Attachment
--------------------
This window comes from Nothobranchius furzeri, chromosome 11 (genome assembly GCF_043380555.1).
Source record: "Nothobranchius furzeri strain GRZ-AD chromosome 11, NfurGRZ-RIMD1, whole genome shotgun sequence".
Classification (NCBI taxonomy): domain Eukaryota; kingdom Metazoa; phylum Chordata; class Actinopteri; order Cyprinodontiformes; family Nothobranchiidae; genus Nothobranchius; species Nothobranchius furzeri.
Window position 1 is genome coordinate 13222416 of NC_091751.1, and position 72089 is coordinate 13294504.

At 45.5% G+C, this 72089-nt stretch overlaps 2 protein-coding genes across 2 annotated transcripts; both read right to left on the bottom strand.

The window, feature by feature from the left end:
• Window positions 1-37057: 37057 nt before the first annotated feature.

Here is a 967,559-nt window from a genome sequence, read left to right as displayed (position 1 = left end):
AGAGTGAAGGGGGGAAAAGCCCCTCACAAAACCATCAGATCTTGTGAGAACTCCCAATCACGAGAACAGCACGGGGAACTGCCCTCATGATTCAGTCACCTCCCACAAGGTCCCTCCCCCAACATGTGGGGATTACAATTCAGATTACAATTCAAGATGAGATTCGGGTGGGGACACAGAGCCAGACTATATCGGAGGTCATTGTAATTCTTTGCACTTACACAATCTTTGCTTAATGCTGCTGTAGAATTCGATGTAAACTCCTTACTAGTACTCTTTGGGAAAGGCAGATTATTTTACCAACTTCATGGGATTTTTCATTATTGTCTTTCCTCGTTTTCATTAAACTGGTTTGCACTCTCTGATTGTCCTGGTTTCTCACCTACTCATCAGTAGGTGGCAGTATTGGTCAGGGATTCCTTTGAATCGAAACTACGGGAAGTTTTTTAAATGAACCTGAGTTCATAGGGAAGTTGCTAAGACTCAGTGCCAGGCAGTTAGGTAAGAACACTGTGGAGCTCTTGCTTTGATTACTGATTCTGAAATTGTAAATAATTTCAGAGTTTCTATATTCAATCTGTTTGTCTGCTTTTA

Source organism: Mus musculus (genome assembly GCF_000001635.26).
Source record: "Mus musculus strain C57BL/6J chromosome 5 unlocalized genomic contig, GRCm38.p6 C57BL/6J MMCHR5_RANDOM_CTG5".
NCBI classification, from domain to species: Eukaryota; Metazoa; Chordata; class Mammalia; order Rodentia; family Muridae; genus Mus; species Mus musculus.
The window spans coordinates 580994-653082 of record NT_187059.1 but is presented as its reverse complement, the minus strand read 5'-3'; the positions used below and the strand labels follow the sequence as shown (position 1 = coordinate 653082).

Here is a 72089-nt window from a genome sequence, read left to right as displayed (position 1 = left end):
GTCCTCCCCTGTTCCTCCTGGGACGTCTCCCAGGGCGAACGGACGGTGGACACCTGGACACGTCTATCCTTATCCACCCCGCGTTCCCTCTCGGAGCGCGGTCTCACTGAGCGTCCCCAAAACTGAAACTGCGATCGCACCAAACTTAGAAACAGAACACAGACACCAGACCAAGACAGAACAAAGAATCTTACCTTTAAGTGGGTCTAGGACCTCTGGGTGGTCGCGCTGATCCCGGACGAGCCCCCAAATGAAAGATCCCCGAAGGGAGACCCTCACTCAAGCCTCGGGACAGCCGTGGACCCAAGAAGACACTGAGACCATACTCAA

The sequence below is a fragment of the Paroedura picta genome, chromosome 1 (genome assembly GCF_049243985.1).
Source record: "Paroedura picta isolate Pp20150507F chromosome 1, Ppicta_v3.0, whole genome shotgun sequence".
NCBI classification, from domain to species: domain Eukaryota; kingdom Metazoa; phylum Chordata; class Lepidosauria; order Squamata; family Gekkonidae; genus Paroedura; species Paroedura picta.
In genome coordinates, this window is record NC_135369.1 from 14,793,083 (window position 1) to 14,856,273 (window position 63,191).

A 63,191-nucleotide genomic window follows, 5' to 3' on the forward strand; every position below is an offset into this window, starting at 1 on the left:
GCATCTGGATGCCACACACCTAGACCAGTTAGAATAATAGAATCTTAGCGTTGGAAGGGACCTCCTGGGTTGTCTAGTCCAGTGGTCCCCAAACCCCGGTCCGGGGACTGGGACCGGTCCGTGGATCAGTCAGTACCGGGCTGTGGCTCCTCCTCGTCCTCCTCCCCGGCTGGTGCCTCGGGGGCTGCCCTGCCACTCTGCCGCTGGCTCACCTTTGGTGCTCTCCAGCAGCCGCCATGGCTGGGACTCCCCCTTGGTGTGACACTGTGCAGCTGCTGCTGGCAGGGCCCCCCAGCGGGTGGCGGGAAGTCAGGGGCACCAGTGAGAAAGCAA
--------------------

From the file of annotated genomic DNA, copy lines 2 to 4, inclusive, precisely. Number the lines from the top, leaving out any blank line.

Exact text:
Source record: "Nothobranchius furzeri strain GRZ-AD chromosome 11, NfurGRZ-RIMD1, whole genome shotgun sequence".
Classification (NCBI taxonomy): domain Eukaryota; kingdom Metazoa; phylum Chordata; class Actinopteri; order Cyprinodontiformes; family Nothobranchiidae; genus Nothobranchius; species Nothobranchius furzeri.
Window position 1 is genome coordinate 13222416 of NC_091751.1, and position 72089 is coordinate 13294504.